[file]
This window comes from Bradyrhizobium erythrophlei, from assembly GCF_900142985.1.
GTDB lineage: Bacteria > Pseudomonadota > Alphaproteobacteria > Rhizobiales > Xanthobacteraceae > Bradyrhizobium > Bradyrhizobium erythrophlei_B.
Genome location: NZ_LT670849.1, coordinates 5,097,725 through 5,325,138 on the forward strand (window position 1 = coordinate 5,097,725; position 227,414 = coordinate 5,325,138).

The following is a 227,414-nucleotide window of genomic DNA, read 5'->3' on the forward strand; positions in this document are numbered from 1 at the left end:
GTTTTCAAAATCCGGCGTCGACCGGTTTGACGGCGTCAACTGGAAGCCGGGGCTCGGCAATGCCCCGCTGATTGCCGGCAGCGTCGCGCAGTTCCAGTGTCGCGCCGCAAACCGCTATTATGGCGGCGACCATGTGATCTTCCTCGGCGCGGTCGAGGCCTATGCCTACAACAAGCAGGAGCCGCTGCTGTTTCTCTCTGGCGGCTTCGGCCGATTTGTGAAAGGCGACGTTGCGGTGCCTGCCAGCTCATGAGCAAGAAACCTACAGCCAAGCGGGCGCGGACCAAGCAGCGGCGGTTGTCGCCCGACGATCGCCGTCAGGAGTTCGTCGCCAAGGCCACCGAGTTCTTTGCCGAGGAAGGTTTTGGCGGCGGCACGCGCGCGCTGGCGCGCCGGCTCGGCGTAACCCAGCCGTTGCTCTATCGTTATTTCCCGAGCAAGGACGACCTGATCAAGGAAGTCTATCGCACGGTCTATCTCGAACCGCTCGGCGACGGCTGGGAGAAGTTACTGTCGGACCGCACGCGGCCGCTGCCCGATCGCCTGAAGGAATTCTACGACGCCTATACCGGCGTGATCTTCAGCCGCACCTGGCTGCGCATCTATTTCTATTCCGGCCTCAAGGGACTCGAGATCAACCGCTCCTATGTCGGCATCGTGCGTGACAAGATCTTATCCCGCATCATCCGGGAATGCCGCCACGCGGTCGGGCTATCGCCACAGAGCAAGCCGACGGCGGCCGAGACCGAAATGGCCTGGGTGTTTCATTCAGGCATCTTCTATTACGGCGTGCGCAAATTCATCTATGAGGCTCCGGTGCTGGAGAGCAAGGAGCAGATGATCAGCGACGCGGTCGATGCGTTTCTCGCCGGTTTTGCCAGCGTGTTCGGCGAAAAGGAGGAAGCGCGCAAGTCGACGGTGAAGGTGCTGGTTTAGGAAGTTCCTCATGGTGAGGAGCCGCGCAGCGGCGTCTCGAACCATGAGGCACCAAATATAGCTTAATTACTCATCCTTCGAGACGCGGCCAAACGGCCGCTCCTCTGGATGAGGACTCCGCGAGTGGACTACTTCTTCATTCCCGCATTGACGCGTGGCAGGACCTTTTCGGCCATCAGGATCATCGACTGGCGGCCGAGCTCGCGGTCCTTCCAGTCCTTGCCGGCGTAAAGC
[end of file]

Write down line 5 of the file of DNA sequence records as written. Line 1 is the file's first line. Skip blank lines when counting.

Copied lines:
GTTTTCAAAATCCGGCGTCGACCGGTTTGACGGCGTCAACTGGAAGCCGGGGCTCGGCAATGCCCCGCTGATTGCCGGCAGCGTCGCGCAGTTCCAGTGTCGCGCCGCAAACCGCTATTATGGCGGCGACCATGTGATCTTCCTCGGCGCGGTCGAGGCCTATGCCTACAACAAGCAGGAGCCGCTGCTGTTTCTCTCTGGCGGCTTCGGCCGATTTGTGAAAGGCGACGTTGCGGTGCCTGCCAGCTCATGAGCAAGAAACCTACAGCCAAGCGGGCGCGGACCAAGCAGCGGCGGTTGTCGCCCGACGATCGCCGTCAGGAGTTCGTCGCCAAGGCCACCGAGTTCTTTGCCGAGGAAGGTTTTGGCGGCGGCACGCGCGCGCTGGCGCGCCGGCTCGGCGTAACCCAGCCGTTGCTCTATCGTTATTTCCCGAGCAAGGACGACCTGATCAAGGAAGTCTATCGCACGGTCTATCTCGAACCGCTCGGCGACGGCTGGGAGAAGTTACTGTCGGACCGCACGCGGCCGCTGCCCGATCGCCTGAAGGAATTCTACGACGCCTATACCGGCGTGATCTTCAGCCGCACCTGGCTGCGCATCTATTTCTATTCCGGCCTCAAGGGACTCGAGATCAACCGCTCCTATGTCGGCATCGTGCGTGACAAGATCTTATCCCGCATCATCCGGGAATGCCGCCACGCGGTCGGGCTATCGCCACAGAGCAAGCCGACGGCGGCCGAGACCGAAATGGCCTGGGTGTTTCATTCAGGCATCTTCTATTACGGCGTGCGCAAATTCATCTATGAGGCTCCGGTGCTGGAGAGCAAGGAGCAGATGATCAGCGACGCGGTCGATGCGTTTCTCGCCGGTTTTGCCAGCGTGTTCGGCGAAAAGGAGGAAGCGCGCAAGTCGACGGTGAAGGTGCTGGTTTAGGAAGTTCCTCATGGTGAGGAGCCGCGCAGCGGCGTCTCGAACCATGAGGCACCAAATATAGCTTAATTACTCATCCTTCGAGACGCGGCCAAACGGCCGCTCCTCTGGATGAGGACTCCGCGAGTGGACTACTTCTTCATTCCCGCATTGACGCGTGGCAGGACCTTTTCGGCCATCAGGATCATCGACTGGCGGCCGAGCTCGCGGTCCTTCCAGTCCTTGCCGGCGTAAAGC